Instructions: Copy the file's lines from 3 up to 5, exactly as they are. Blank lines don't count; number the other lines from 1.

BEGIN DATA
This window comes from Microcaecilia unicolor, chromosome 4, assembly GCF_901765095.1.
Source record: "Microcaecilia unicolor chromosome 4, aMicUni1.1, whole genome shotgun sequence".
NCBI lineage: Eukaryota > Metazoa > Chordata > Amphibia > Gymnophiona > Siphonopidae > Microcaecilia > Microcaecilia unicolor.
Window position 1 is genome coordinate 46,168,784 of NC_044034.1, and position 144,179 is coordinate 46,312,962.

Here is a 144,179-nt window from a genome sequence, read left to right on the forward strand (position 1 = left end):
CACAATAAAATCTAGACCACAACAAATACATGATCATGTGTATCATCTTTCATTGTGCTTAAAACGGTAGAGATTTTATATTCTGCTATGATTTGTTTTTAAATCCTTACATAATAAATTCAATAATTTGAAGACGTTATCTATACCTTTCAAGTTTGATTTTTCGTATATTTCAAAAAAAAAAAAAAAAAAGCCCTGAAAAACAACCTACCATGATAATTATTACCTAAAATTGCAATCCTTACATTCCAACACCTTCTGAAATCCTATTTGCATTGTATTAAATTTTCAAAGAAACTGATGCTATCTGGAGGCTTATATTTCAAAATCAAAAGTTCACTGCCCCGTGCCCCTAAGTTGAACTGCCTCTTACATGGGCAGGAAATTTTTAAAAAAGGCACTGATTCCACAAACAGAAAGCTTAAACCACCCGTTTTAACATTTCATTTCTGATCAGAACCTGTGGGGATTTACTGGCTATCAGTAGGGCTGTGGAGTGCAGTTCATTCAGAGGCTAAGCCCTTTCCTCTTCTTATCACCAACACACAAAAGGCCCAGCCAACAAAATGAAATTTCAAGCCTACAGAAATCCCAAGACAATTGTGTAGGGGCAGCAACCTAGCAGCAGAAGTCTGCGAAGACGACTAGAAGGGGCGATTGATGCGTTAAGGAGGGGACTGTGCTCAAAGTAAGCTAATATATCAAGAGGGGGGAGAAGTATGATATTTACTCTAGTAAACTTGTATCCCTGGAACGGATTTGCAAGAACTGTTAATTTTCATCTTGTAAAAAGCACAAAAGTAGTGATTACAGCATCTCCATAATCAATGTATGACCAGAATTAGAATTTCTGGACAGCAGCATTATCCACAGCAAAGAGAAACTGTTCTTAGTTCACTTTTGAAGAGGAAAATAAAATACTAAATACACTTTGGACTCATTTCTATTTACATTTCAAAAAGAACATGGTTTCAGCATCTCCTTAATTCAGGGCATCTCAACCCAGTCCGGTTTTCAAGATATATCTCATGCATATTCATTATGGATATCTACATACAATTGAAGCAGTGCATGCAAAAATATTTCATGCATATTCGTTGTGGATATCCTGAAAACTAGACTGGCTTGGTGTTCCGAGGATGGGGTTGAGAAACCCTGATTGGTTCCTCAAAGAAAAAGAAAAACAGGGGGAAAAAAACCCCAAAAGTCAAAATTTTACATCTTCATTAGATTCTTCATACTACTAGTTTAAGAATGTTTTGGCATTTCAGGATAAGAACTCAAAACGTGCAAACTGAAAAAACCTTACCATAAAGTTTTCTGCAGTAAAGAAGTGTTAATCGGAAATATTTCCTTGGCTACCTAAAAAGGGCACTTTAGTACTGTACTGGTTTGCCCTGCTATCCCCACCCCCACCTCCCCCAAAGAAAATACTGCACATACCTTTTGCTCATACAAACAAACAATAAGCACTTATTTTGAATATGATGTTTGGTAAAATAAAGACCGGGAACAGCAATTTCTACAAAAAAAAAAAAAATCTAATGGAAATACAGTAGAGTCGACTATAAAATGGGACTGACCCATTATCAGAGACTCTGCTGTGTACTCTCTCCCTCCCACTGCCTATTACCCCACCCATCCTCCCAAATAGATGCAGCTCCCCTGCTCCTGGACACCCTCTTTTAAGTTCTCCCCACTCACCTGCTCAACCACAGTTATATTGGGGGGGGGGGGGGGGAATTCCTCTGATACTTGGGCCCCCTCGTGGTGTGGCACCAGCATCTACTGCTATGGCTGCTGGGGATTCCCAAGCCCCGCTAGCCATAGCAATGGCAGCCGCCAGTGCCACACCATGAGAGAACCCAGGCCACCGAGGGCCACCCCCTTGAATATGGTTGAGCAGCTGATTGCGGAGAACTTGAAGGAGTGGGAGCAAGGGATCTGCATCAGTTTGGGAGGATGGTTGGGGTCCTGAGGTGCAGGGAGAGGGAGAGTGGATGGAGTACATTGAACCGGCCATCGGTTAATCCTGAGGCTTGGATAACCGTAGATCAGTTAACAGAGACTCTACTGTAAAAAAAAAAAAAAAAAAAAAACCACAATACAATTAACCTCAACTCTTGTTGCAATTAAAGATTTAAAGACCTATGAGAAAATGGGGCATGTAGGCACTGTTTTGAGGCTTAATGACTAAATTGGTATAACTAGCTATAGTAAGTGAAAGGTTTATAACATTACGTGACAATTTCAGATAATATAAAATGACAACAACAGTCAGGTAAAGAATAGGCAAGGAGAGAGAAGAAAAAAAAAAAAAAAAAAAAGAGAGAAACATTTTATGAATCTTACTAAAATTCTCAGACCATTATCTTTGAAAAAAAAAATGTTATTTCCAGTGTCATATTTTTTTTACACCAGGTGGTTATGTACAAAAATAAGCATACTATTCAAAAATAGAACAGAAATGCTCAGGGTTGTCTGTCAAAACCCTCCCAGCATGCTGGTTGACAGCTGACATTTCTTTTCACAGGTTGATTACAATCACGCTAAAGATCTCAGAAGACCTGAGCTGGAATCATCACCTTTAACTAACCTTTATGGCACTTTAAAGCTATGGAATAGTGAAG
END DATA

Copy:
NCBI lineage: Eukaryota > Metazoa > Chordata > Amphibia > Gymnophiona > Siphonopidae > Microcaecilia > Microcaecilia unicolor.
Window position 1 is genome coordinate 46,168,784 of NC_044034.1, and position 144,179 is coordinate 46,312,962.

Here is a 144,179-nt window from a genome sequence, read left to right on the forward strand (position 1 = left end):